Also - could you contact the symphony/philharmonic society in the cities you are looking at to ask them for contact info for their pianists? I'm not sure how you'd filter for piano information otherwise, really, until you settled on a place - and I imagine getting a piano into some rentals would be quite a mission in many older European buildings. Here's the one in Las Palmas in the Canary Islands.
posted by mdonley at 3:49 AM on August 26, 2017


Cook Islands? I'm pretty sure it fits everything but the internet, and given the offshore banking thing it probably has that too.
posted by LizardBreath at 5:48 AM on August 26, 2017


I would suggest Venice/Nokomis, Fl... small towns, close to beach, Sarasota and Tampa within an hour's drive ... but I have also heard good things about Malaysia.
posted by Crystal Fox at 11:35 AM on August 26, 2017


I grew up in Bakersfield. I cannot recommend it although it is cheap. It is hotter than your stated range in the summer and colder in the winter. It is also very socially and politically conservative and has terrible air quality (worst or second to the worst in the US).
posted by teamnap at 8:26 PM on August 26, 2017 [1 favorite]


I'm Malaysian. I'm not sure there would be anywhere for you to work in Malaysia given how undervalued music is over there.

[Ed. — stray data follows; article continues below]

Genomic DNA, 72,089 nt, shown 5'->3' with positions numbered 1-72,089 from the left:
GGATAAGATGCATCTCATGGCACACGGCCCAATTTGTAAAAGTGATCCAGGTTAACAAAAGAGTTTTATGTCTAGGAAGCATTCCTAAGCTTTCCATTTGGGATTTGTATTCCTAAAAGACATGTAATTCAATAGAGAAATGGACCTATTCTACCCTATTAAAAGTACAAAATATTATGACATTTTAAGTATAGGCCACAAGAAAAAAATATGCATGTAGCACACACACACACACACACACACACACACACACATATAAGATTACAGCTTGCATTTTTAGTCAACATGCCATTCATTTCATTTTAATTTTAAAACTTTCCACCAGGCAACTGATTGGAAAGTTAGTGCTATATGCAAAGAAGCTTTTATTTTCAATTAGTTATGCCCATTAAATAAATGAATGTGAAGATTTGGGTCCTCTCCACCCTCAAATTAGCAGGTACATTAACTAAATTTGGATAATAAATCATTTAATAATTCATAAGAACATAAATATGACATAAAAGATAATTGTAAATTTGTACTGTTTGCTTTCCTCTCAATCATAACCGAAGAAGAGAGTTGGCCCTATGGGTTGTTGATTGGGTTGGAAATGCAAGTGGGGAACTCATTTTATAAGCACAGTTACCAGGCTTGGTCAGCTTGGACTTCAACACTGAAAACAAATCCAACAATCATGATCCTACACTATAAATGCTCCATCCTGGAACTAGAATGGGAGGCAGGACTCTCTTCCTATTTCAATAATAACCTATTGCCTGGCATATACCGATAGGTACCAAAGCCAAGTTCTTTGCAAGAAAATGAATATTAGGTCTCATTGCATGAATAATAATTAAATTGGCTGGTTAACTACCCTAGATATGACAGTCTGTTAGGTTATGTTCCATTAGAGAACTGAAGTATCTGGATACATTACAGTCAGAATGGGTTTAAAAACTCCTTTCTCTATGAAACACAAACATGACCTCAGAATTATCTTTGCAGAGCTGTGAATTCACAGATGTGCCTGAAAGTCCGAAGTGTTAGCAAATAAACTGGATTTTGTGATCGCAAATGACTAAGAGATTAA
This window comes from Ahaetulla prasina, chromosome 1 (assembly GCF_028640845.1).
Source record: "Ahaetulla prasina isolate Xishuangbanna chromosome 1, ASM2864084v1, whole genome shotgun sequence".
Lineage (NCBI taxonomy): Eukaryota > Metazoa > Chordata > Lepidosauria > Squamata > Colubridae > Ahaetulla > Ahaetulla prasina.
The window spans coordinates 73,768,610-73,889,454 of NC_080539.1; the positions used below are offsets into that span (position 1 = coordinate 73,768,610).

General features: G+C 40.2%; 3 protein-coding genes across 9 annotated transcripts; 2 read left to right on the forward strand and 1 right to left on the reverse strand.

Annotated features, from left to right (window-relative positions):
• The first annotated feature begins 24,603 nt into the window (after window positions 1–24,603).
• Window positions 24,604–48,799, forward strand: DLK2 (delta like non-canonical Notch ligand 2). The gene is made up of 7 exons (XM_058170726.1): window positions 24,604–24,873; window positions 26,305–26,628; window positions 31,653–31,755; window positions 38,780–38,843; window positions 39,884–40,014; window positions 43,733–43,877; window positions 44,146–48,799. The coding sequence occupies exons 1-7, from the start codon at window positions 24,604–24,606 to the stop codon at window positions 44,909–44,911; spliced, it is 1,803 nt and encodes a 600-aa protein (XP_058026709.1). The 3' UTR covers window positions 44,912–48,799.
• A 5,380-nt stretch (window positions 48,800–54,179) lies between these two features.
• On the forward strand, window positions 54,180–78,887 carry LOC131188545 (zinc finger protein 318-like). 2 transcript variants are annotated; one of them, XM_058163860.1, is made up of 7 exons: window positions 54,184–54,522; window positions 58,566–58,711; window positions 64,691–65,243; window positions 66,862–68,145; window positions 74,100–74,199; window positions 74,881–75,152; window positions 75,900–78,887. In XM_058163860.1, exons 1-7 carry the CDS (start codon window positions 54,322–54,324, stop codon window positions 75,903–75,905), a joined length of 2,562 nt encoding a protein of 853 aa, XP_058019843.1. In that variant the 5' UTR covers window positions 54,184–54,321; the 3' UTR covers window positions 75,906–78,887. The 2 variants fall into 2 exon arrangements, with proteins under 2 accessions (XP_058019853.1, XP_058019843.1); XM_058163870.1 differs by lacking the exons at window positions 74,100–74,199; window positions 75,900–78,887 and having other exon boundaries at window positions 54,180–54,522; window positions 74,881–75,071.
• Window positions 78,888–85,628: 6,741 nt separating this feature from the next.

Are you looking to move permanently or be on a work visa?
posted by divabat at 12:45 AM on August 27, 2017


Pittsburgh has quite low cost of living by US standards, and while it isn't 90° all year, it gets that warm and often quite humid in the summer. There are two major universities with music programs (Carnegie Mellon, Pitt), plus CMU and Point Park have strong theatre programs (incl musical theatre and opera).


On a similar note, Oberlin, Ohio, about 45 minutes sw of Cleveland, has a major music conservatory, and is positively swampy in the (longer than many expect) summers. Cleveland itself too is quite warm during the summer but also tends to get hit pretty hard in the winter due to its position directly on Lake Erie.
posted by FlyingMonkey at 8:52 PM on August 28, 2017 [1 favorite]


« Older Is there a website that has modern-style...   |   How Do I Learn to Stop Worrying and Love the Tour Newer »
This thread is closed to new comments.